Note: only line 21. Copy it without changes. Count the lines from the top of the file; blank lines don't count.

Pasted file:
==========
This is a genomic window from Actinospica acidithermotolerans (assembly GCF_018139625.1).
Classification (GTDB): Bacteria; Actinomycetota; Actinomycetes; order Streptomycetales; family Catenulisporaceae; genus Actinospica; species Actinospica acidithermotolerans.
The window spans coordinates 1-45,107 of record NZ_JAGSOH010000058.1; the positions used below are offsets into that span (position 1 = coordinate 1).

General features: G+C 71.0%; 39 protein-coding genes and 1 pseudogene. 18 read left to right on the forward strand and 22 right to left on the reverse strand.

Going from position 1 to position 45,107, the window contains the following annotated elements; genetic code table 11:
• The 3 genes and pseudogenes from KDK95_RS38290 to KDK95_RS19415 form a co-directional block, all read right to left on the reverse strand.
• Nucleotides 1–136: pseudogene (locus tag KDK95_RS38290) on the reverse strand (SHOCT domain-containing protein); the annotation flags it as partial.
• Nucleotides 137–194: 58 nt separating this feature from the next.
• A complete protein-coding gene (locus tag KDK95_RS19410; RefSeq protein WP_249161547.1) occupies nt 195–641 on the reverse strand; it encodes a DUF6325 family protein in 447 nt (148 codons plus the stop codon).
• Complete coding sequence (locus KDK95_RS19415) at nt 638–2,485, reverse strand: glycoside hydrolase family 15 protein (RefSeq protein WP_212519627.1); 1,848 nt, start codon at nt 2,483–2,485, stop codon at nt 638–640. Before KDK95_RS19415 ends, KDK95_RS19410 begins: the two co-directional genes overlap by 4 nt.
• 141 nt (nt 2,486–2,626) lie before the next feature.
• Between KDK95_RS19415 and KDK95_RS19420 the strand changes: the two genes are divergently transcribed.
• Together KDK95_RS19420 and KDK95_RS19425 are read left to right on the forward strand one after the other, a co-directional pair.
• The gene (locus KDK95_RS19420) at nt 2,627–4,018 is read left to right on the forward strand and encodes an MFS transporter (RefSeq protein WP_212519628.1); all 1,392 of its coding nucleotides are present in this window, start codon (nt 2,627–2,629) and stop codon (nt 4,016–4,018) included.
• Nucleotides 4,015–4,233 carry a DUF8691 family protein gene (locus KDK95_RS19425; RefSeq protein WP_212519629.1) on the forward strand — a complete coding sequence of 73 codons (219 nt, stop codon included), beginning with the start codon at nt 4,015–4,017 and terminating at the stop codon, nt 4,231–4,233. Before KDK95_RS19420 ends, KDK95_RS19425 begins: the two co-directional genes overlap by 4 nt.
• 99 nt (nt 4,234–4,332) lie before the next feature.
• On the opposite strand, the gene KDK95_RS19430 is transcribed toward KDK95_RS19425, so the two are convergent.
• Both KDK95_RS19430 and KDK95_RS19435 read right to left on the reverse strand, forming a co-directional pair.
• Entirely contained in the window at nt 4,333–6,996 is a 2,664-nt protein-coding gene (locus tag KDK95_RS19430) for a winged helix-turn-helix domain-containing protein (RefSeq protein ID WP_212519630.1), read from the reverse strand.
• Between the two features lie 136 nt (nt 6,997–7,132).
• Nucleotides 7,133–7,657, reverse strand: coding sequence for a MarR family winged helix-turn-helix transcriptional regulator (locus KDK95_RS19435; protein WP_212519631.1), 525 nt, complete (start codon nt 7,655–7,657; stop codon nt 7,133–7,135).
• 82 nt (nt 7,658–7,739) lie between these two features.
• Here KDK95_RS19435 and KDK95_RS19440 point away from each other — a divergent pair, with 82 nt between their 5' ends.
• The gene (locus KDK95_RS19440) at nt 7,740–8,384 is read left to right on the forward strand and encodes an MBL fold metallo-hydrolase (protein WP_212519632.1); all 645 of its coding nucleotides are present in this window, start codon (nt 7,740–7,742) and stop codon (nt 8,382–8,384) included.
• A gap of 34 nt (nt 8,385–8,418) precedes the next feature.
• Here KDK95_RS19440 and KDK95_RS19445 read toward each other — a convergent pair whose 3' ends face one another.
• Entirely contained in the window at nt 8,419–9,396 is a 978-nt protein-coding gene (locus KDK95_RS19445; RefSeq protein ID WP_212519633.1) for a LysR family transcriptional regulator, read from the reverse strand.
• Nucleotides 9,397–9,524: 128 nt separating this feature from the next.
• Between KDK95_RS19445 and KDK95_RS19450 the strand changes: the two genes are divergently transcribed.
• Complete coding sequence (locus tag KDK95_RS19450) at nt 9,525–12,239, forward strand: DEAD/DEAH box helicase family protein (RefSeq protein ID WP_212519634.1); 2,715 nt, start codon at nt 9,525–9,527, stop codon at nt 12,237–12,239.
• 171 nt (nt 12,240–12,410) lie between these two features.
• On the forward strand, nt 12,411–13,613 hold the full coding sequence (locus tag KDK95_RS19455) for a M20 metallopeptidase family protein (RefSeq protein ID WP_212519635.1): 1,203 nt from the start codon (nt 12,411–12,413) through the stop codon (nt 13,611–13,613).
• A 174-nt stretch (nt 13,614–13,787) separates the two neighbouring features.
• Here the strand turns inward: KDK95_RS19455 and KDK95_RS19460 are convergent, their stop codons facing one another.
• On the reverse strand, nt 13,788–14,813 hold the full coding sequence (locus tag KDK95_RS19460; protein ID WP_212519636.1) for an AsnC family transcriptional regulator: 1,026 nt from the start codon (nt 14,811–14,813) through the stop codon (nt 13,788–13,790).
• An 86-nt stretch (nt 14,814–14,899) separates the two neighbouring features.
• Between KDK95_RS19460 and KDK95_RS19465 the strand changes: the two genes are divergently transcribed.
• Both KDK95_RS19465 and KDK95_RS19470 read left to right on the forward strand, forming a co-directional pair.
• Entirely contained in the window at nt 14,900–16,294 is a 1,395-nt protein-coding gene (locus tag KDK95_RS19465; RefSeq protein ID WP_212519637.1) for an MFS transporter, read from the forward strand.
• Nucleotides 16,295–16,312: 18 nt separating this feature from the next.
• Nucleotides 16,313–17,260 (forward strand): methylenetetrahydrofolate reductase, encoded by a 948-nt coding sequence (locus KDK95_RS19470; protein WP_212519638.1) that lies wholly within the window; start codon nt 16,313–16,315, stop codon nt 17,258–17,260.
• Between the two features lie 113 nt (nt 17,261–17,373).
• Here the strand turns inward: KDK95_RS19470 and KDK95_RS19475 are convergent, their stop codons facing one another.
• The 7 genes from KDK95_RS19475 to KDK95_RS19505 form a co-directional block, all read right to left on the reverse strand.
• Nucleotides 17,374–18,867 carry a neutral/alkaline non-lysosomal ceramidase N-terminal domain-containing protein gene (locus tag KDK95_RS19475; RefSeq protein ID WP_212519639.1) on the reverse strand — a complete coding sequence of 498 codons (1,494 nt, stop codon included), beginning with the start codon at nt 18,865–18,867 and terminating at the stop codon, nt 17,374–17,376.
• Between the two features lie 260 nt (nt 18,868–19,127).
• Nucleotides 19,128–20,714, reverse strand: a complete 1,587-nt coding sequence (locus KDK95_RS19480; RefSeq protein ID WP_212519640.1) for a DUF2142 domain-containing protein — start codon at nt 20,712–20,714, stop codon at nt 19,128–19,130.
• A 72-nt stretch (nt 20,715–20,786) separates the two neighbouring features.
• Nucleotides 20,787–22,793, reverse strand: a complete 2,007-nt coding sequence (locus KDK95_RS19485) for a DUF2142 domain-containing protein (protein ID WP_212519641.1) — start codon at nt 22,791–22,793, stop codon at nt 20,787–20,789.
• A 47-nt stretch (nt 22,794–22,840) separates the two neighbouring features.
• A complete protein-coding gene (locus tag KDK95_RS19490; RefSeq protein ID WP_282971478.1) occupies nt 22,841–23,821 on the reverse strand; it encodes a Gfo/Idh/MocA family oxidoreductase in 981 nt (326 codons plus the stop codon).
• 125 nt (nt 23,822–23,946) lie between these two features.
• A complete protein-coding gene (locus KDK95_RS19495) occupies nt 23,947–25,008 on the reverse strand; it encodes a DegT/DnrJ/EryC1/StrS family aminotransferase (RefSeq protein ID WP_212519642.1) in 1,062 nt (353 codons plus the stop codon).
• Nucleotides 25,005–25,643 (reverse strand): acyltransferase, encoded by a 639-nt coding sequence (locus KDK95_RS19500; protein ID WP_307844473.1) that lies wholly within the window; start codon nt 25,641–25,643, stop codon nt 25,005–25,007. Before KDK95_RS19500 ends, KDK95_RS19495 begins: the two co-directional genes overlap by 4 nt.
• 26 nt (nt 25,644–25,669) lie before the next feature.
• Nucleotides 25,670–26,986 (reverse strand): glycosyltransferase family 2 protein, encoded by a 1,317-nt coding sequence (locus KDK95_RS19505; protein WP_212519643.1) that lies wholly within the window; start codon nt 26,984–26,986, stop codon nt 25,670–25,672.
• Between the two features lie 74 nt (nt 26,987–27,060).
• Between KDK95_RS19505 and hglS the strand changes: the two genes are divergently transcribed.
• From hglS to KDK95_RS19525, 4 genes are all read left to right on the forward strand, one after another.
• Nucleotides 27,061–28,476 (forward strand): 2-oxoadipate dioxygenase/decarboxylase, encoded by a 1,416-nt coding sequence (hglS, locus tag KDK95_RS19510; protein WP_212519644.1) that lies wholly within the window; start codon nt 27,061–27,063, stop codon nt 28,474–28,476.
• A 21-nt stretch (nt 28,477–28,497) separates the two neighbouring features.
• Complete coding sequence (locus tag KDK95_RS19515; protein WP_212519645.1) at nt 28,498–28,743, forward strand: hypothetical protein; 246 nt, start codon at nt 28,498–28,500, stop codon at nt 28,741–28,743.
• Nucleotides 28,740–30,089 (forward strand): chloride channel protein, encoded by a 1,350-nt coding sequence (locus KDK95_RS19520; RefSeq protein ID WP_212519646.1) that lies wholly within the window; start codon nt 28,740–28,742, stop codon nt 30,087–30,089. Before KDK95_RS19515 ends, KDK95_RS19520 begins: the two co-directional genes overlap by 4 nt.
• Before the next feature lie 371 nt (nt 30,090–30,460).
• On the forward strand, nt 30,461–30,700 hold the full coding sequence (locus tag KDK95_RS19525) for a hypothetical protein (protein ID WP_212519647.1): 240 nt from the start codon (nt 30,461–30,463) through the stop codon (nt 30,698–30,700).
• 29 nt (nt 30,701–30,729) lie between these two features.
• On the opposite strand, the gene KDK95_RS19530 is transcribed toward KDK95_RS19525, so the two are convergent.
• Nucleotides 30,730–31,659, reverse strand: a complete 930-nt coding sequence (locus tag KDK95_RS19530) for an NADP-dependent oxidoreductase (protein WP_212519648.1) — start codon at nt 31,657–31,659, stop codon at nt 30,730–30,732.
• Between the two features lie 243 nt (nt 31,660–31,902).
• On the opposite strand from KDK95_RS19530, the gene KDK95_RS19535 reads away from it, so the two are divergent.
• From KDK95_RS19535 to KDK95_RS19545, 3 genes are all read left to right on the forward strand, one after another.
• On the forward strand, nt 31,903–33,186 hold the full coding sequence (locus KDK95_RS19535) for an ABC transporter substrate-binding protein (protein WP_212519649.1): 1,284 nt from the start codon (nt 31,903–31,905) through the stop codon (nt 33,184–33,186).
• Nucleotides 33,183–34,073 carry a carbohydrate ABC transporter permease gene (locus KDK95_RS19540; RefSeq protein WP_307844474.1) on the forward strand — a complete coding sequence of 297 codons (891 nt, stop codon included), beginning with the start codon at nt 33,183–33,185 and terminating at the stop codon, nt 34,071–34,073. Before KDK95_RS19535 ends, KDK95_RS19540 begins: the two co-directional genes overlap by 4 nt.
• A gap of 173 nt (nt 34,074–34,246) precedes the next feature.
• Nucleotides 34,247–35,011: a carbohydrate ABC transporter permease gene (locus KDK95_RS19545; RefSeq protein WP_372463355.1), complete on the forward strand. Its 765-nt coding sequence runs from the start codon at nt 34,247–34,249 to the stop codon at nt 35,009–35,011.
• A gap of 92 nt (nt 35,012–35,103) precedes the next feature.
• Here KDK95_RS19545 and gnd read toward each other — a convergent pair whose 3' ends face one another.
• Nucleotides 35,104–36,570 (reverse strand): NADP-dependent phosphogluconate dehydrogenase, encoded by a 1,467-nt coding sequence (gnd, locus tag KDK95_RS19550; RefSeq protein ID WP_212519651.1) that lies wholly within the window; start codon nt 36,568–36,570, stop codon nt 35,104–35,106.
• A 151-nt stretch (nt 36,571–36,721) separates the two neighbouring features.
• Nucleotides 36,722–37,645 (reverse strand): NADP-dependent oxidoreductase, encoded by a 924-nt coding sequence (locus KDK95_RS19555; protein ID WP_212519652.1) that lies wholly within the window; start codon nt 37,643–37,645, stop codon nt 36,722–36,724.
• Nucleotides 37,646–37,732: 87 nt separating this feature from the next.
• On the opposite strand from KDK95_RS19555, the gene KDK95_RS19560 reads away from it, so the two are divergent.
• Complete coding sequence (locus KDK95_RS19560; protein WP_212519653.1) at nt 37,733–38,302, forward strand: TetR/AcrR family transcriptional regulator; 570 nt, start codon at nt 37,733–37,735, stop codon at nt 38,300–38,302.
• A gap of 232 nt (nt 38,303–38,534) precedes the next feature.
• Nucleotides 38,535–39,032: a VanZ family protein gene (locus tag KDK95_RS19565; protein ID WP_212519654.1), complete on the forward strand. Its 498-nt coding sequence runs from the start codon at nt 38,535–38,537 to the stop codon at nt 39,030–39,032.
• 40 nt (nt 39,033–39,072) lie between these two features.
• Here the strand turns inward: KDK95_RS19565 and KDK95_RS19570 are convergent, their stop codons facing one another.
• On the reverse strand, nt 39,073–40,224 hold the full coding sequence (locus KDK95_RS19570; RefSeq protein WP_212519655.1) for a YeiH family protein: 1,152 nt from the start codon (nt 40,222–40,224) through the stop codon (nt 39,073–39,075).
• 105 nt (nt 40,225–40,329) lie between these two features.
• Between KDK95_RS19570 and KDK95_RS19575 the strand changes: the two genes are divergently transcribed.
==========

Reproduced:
• Nucleotides 7,133–7,657, reverse strand: coding sequence for a MarR family winged helix-turn-helix transcriptional regulator (locus KDK95_RS19435; protein WP_212519631.1), 525 nt, complete (start codon nt 7,655–7,657; stop codon nt 7,133–7,135).